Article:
For kaong seed propagation and nursery care, the following steps are outlined:
1. Harvest ripe fruits, indicated by the yellowing of the outermost
part or skin. Otherwise, collect seeds under the canopy of mature palms.
The seeds should have no holes which serve as entry of seed borers.
Then put the seeds in a pan of water. Discard the seeds that float. Use
only the seeds which sink to the bottom because they have high
probability of seed germination (but not certainty). Kaong seeds are recalcitrant just like other palms, that is, they easily loss viability when dried to a critical level.
2. Extract the seeds by pressing on the fruits with the sole of the shoe. Take care in handling the fruit. As in many palms, the sap from the fruit can cause severe irritation. Use a stick or glove to collect the seeds;
3. Air-dry the kaong seeds;
4. Subject the seeds to pregermination treatment following the procedures for scarification, warm water treatment or removal of hilum cover (read Sweet Palm or Kaong Propagation Methods ).
5. Sow or insert the seeds on a seedbed or in a pot of coarse (sandy) medium. The depth of sowing should be about the thickness of the seeds;
6. Prick the seedlings before the leaves open and transfer into a potting container. Plastic bags with sizes ranging from 6 in. x 8 in. to 8 in. x 11 in. can be used. Puncture the sides close to the bottom and insert the corners.
Use sandy loam soil as potting medium or mix clayey soil with river sand at 2:1 ratio by volume. Fill the pot up to about a half inch below the rim. This unfilled portion will serve as water trap.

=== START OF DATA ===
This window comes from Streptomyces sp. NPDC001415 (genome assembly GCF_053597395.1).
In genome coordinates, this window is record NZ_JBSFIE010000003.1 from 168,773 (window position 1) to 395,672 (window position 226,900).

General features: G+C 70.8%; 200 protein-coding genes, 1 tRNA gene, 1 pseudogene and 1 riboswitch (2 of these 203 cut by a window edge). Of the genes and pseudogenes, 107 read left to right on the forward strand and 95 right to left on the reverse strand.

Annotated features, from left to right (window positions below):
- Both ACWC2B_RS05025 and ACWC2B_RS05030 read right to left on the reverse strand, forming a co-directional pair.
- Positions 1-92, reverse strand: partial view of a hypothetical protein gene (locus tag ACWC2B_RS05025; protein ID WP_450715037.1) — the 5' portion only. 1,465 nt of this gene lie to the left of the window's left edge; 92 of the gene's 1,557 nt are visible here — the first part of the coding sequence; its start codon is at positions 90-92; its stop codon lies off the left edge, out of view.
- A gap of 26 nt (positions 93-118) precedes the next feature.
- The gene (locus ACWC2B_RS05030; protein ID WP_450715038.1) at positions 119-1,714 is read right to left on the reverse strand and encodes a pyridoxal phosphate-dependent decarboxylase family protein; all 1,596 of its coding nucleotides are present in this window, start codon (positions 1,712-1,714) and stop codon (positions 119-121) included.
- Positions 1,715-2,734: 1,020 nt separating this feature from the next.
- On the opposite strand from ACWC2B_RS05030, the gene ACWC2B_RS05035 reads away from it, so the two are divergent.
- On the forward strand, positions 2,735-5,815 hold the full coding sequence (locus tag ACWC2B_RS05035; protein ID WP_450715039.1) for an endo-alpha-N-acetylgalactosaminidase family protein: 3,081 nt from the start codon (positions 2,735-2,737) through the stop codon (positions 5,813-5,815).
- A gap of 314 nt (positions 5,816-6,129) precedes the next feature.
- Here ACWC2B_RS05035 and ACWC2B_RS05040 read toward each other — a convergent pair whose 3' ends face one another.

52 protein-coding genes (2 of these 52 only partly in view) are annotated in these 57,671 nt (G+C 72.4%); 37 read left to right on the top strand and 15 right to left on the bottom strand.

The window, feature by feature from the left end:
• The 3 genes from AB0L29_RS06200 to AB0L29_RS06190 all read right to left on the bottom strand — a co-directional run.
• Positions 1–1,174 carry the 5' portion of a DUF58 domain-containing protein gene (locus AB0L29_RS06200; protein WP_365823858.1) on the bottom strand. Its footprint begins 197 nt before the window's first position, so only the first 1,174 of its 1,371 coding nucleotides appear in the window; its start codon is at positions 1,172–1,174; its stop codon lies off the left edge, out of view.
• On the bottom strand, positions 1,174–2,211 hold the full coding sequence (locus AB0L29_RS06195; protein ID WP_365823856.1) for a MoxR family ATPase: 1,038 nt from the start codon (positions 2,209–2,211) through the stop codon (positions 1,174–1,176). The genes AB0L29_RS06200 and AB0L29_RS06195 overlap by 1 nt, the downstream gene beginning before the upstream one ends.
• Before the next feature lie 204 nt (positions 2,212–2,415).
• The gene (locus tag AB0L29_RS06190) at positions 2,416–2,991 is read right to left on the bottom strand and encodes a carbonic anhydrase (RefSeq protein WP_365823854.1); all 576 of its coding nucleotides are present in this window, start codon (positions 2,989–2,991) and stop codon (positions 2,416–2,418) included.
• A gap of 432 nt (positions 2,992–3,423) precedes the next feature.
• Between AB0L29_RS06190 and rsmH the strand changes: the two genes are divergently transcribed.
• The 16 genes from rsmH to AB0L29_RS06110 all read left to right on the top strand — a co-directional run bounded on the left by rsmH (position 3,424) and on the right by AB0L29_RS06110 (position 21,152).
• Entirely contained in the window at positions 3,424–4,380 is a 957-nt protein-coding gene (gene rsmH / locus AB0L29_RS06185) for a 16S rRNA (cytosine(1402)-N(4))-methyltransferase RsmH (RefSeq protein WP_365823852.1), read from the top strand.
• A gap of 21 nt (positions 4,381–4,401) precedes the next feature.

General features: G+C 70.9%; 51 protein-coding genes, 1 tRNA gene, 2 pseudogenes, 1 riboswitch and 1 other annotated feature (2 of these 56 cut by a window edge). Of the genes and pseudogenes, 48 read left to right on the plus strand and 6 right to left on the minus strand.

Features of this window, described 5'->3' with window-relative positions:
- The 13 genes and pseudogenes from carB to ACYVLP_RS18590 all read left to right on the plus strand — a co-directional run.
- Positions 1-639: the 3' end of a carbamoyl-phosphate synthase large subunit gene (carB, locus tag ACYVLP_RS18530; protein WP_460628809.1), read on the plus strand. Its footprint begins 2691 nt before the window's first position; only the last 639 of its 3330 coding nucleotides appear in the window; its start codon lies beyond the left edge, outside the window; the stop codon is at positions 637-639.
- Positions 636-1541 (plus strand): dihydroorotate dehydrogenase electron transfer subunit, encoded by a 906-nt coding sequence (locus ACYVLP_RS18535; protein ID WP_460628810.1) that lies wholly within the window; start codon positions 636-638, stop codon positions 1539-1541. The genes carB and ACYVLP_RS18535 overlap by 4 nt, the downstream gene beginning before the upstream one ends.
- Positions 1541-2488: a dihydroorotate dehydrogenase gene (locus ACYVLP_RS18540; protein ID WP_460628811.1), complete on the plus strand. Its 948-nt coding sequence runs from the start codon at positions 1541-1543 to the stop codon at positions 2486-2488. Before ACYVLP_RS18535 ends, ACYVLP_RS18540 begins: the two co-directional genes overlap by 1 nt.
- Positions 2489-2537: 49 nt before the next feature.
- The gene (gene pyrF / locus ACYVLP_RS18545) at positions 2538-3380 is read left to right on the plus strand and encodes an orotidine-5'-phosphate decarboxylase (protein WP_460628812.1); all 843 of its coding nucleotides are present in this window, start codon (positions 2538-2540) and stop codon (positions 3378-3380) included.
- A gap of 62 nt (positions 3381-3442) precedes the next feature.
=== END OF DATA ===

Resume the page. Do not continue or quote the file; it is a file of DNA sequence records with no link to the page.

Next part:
Note: The germination of kaong seed starts with the emergence of the shoot from the seedbed. It is then followed by the emergence of the seed with a peg attached to the base of the seedling. In pricking and transplanting of the seedling to a suitable container, the seed should not be severed because it supplies nutrients to the seedling.
7. Pile the potting containers by block with a width of around 70 cm (27.5 in). This will accommodate 5-7 pots, depending on size. Provide vacant space between blocks to serve as alley. Where a wheelbarrow is intended to be used, the alley should have a width of about 1 meter;
8. Provide partial shade by using coconut fronds or fine black mesh screen. Otherwise, utilize natural shade under the canopy of trees.
9. Water the plants regularly;
10. Harden the seedlings in preparation for outplanting. Hardening is the process of acclimatizing the plants to the prevailing field conditions. It is done to minimize stress and thus improve the survival rate of the seedlings when they are transplanted to the field.
The process of hardening involves gradual exposure to full sun and reduced watering.
(Ben G. Bareja. 2010)